BY BERNIE HORNICK
CRESSON — A state budget being pulled apart by falling revenues and increased demands will have to be tackled on two fronts as well: Pay more, get less.
That was the upshot of a forum on the impact of the recession on the state budget held Monday night at Mount Aloysius College. It was chaired by House Appropriations chairman Rep. Dwight Evans, D-Philadelphia.
A deficit of between $1.6 billion and $2 billion will have to be made up in both the 2008-09 and the 2009-10 budget years, officials said.
The $750 million Rainy Day Fund will evaporate next year.
“We have to define what expectations do we have of state government,” Evans said.
“I’m trying to talk about collective responsibility,” he told the crowd of 80 school, health, business and municipal leaders along with a smattering of students.
Evans – with Cambria County’s lawmakers at his side – said instituting taxes on the extraction of energy such as natural gas and coal is being considered to ease the crisis.
He wanted to know the thoughts of rural Pennsylvania because that’s where cutbacks will hit hardest. He got them:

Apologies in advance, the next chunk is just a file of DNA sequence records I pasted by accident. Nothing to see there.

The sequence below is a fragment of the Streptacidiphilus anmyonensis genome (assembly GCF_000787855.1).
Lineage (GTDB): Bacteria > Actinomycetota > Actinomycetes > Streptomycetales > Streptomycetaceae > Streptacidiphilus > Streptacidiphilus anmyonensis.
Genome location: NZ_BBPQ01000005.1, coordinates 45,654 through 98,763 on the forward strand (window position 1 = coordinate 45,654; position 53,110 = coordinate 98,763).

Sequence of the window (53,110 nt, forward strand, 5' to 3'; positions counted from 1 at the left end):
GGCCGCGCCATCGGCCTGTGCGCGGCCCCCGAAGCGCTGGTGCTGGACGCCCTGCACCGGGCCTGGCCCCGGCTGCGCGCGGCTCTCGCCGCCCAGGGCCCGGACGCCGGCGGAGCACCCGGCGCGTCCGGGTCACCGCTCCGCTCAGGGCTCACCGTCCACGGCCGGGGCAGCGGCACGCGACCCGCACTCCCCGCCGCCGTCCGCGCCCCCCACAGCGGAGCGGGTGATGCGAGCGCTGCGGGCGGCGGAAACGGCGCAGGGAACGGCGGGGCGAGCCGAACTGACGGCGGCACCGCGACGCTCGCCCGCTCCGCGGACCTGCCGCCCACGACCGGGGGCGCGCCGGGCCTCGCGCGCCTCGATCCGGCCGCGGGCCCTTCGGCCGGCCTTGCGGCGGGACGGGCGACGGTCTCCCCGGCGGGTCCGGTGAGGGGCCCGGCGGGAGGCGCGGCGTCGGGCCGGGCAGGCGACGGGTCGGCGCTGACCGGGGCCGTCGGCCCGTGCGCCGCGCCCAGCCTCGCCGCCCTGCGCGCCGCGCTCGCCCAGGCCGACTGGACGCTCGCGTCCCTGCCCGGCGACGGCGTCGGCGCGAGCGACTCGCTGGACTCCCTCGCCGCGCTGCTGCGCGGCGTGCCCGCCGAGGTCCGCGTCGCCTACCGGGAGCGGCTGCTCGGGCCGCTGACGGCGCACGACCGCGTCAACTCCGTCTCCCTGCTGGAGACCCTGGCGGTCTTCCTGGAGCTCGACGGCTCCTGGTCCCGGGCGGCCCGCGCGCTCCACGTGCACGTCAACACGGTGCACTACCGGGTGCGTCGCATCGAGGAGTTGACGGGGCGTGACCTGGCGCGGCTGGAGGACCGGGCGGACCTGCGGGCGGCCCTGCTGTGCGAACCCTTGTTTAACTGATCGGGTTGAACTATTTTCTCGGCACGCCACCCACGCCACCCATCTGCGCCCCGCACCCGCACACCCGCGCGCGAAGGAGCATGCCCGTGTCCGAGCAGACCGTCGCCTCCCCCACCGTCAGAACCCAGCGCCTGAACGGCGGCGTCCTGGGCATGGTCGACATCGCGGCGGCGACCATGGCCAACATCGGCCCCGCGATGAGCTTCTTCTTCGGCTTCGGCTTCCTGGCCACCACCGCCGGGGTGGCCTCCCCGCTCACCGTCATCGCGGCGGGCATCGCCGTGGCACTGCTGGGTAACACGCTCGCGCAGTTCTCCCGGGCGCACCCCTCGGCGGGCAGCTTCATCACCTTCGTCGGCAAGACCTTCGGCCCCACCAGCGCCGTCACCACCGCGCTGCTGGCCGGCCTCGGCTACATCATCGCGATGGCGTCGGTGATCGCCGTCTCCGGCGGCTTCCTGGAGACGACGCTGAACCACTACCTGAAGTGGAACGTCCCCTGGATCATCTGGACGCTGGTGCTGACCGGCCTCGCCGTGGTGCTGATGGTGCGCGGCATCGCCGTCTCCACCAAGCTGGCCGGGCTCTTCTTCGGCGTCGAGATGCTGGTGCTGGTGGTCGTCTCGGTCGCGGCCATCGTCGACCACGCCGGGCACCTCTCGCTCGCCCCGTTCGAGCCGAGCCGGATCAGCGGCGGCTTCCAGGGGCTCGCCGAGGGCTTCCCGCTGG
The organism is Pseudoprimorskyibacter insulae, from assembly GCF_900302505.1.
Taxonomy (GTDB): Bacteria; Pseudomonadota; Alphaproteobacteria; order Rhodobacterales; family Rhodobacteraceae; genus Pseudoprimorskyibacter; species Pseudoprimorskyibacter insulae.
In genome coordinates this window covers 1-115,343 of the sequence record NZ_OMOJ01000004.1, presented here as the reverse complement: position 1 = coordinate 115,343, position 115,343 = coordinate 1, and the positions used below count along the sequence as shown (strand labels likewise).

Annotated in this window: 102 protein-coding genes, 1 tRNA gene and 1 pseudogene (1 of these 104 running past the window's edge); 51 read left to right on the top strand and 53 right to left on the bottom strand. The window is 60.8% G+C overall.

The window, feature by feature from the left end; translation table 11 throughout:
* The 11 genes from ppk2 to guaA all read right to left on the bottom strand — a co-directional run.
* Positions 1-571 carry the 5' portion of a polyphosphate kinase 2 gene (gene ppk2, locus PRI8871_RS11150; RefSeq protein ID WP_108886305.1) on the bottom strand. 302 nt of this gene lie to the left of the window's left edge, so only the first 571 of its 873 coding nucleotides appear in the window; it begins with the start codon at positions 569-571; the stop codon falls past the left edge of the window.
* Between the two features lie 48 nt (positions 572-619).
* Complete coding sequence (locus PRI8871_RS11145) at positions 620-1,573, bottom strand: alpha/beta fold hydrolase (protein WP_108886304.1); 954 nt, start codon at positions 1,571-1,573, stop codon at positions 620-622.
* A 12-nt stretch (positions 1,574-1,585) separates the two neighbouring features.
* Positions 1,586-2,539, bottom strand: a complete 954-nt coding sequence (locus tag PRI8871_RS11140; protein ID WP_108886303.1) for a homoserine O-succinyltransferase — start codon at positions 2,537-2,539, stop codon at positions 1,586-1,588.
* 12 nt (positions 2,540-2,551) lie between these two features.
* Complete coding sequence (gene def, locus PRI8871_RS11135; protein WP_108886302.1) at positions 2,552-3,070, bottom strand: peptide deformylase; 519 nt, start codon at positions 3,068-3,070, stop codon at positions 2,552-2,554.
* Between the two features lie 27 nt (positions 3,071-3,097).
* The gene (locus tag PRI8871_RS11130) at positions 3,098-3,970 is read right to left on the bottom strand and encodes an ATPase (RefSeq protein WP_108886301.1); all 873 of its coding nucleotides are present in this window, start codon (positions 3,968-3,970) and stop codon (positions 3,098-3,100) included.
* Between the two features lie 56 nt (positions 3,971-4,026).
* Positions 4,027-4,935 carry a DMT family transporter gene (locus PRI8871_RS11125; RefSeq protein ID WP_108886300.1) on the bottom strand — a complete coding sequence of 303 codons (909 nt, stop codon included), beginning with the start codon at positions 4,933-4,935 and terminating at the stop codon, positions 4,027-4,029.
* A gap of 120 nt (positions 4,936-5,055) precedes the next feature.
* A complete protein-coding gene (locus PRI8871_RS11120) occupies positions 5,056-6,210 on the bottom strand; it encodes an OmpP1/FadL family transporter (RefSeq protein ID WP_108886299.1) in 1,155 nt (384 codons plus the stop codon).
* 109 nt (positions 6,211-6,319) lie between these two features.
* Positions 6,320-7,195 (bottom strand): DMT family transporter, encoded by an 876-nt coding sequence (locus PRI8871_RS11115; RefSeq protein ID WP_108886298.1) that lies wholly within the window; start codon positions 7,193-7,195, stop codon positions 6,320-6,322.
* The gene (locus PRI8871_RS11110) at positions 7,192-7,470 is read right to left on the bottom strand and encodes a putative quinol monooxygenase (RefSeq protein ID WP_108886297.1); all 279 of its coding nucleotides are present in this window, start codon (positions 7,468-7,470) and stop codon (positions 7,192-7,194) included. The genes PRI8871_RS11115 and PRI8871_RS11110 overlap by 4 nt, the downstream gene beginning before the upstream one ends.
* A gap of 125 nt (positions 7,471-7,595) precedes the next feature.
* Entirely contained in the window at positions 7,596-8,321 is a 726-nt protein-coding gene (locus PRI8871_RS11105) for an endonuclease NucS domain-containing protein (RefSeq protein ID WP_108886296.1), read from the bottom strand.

• Ebensburg borough Manager Dan Penatzer said the Legislature needs to force school consolidations and undo tedious PennDOT and state environmental rules.
• State Rep. Gary Haluska, D-Patton, said the state should look at eliminating mandatory jail terms for small-time drug offenders. He said drug treatment is much cheaper than $18,000 a year to hold someone in state prison.
• Ed Sheehan, head of Concurrent Technologies Corp., wanted to see the tax system revised and said, “I would encourage us to act boldly.”
• Union leader Terry Havener said, “There’s a term that I don’t hear that I’d like to hear – consumer development.” He said good-paying jobs and health care will infuse the economy with money.
Gov. Ed Rendell will present his budget Feb. 3.